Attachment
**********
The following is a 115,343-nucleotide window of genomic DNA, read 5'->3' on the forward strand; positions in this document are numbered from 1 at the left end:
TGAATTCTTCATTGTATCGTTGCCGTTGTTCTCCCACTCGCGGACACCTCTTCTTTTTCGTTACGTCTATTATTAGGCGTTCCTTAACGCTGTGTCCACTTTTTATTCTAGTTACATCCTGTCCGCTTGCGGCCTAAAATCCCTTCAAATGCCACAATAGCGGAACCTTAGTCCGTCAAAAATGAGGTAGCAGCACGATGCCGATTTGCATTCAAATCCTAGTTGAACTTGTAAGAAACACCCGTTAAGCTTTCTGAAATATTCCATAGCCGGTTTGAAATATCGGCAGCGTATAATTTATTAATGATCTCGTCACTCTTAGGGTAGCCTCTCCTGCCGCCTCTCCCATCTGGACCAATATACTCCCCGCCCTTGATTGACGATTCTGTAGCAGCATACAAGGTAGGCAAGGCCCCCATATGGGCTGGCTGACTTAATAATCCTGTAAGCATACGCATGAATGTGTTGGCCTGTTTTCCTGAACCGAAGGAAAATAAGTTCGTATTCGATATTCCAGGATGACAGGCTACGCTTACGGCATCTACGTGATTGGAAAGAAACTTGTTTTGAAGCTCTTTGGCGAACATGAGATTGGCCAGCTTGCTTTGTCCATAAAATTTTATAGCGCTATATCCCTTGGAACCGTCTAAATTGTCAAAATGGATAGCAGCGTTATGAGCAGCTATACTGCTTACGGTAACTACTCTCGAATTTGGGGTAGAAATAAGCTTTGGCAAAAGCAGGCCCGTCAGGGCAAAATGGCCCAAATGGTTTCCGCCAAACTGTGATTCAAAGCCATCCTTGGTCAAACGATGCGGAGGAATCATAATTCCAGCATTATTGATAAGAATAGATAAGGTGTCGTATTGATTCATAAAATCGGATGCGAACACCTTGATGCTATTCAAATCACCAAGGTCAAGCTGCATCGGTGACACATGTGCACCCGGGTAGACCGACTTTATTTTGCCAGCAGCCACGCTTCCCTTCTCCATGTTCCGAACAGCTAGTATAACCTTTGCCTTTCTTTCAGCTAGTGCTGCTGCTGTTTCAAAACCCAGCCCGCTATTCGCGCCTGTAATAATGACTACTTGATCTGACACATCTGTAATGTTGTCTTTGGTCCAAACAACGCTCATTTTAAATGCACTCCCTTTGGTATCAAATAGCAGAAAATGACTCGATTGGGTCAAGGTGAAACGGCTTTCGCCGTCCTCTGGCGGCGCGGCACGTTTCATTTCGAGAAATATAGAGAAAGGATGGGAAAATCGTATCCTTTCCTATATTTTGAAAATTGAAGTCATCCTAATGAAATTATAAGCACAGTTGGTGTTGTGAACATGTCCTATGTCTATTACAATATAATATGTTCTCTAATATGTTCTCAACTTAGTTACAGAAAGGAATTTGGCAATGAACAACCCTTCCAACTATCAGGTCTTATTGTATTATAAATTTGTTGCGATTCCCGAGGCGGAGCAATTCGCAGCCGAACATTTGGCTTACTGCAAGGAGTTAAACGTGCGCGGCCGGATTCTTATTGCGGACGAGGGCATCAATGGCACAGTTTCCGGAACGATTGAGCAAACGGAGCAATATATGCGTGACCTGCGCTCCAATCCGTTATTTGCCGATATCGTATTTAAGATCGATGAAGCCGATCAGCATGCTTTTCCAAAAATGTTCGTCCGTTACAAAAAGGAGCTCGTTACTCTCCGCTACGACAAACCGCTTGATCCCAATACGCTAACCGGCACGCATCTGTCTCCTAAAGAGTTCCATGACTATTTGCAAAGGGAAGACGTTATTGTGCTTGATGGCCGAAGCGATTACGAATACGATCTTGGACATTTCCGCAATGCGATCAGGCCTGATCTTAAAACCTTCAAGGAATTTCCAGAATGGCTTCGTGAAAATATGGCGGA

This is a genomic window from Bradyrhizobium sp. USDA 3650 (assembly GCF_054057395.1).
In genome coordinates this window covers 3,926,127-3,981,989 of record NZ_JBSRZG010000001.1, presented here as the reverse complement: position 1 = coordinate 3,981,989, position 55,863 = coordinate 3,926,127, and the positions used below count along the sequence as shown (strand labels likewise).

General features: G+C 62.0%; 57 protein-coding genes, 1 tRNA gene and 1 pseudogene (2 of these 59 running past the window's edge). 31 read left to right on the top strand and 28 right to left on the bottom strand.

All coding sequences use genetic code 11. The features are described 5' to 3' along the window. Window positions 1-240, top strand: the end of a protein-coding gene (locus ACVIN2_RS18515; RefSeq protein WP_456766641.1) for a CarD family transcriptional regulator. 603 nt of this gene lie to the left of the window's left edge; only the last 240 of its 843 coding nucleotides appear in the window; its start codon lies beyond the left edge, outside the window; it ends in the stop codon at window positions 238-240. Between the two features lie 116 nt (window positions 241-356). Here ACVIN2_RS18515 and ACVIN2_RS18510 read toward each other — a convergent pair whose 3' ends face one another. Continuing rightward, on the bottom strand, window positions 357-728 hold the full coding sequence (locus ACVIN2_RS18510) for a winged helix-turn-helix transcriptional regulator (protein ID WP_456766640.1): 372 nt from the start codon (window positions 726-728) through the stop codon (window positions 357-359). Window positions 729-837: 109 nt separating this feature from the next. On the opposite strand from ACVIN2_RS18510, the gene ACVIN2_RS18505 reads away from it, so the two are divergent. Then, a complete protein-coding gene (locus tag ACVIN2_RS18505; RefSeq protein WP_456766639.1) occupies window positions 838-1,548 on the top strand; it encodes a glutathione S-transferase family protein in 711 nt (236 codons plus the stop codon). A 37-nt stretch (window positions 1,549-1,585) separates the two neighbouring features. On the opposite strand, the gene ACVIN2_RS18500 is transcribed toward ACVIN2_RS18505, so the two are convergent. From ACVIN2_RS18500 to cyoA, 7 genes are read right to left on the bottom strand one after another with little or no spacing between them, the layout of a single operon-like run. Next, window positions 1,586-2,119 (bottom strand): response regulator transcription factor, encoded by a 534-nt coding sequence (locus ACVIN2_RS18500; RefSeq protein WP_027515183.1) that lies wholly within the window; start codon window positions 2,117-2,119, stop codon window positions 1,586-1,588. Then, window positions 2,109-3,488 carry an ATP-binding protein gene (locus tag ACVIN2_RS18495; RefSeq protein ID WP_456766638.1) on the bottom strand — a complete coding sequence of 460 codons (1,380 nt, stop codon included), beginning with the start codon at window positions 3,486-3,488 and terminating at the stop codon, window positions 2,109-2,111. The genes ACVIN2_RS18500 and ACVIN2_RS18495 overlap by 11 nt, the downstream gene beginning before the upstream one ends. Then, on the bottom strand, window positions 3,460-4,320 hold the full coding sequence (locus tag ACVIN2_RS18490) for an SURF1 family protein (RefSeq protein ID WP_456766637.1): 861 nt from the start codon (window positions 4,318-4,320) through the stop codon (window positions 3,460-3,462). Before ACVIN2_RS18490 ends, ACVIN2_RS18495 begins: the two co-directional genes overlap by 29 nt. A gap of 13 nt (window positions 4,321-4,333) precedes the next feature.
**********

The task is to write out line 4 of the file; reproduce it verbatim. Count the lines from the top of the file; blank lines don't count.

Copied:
In genome coordinates this window covers 3,926,127-3,981,989 of record NZ_JBSRZG010000001.1, presented here as the reverse complement: position 1 = coordinate 3,981,989, position 55,863 = coordinate 3,926,127, and the positions used below count along the sequence as shown (strand labels likewise).